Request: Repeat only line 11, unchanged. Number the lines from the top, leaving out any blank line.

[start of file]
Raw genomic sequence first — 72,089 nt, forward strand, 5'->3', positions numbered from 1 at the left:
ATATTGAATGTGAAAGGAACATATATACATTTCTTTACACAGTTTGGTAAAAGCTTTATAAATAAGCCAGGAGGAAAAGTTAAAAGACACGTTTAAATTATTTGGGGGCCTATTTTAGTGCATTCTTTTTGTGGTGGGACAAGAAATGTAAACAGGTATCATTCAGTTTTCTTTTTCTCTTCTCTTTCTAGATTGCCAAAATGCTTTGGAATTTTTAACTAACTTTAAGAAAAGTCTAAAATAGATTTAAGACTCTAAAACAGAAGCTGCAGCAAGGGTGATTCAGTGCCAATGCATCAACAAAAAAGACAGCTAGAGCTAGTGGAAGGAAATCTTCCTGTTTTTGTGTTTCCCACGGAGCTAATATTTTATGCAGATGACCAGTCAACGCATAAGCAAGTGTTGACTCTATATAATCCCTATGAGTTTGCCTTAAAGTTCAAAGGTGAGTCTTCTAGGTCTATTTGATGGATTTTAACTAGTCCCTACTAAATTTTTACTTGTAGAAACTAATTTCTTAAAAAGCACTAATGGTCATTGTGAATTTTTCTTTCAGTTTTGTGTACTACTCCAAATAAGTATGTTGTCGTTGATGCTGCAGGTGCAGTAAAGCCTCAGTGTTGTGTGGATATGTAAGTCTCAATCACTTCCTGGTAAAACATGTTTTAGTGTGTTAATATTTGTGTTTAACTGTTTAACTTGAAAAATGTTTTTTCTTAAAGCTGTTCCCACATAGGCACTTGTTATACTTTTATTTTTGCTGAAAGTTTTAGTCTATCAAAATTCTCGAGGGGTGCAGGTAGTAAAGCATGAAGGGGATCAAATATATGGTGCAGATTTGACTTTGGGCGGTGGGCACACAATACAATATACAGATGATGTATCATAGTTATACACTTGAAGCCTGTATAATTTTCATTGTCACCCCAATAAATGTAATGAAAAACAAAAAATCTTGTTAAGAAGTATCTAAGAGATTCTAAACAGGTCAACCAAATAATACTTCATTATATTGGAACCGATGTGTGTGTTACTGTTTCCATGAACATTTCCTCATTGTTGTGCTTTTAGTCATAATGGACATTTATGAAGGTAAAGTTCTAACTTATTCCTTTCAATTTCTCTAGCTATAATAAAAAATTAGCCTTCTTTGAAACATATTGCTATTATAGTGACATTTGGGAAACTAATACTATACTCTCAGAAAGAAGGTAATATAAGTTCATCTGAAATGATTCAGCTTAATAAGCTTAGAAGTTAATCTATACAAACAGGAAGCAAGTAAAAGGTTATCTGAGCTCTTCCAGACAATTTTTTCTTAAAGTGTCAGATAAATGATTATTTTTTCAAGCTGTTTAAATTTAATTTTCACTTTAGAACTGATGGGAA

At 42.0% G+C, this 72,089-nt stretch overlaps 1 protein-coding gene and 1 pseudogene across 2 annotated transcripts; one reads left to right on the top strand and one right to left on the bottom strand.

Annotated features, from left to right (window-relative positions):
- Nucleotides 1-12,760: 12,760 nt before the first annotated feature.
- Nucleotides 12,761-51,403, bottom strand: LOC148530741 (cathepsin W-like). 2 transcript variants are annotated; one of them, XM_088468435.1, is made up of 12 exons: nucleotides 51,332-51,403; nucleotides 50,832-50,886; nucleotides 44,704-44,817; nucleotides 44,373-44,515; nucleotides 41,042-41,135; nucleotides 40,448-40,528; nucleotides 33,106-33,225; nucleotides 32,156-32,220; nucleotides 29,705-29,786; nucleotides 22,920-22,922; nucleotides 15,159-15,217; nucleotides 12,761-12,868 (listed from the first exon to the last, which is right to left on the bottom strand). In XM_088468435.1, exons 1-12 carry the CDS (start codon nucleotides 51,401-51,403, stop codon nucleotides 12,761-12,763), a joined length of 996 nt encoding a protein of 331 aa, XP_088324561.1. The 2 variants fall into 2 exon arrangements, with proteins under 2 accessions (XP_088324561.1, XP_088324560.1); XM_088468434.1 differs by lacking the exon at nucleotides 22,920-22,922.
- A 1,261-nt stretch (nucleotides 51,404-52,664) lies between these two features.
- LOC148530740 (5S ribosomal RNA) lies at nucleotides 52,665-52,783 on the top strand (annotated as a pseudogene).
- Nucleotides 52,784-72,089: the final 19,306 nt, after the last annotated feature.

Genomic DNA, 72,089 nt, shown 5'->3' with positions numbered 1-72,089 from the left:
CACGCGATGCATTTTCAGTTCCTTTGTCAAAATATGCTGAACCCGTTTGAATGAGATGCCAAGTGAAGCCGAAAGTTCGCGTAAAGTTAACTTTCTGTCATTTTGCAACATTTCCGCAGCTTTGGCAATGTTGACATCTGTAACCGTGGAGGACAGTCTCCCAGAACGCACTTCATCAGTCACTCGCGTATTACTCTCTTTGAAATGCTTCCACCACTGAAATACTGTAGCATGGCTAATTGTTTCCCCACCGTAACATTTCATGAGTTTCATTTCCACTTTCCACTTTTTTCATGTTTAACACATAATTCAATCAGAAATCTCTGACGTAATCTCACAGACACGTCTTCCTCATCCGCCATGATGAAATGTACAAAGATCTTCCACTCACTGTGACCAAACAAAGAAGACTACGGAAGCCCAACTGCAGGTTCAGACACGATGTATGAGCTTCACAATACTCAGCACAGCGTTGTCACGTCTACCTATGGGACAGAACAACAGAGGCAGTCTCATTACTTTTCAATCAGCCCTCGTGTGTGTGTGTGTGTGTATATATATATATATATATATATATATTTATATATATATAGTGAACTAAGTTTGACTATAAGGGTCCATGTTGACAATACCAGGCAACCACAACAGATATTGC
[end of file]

CACGCGATGCATTTTCAGTTCCTTTGTCAAAATATGCTGAACCCGTTTGAATGAGATGCCAAGTGAAGCCGAAAGTTCGCGTAAAGTTAACTTTCTGTCATTTTGCAACATTTCCGCAGCTTTGGCAATGTTGACATCTGTAACCGTGGAGGACAGTCTCCCAGAACGCACTTCATCAGTCACTCGCGTATTACTCTCTTTGAAATGCTTCCACCACTGAAATACTGTAGCATGGCTAATTGTTTCCCCACCGTAACATTTCATGAGTTTCATTTCCACTTTCCACTTTTTTCATGTTTAACACATAATTCAATCAGAAATCTCTGACGTAATCTCACAGACACGTCTTCCTCATCCGCCATGATGAAATGTACAAAGATCTTCCACTCACTGTGACCAAACAAAGAAGACTACGGAAGCCCAACTGCAGGTTCAGACACGATGTATGAGCTTCACAATACTCAGCACAGCGTTGTCACGTCTACCTATGGGACAGAACAACAGAGGCAGTCTCATTACTTTTCAATCAGCCCTCGTGTGTGTGTGTGTGTGTATATATATATATATATATATATATATTTATATATATATAGTGAACTAAGTTTGACTATAAGGGTCCATGTTGACAATACCAGGCAACCACAACAGATATTGC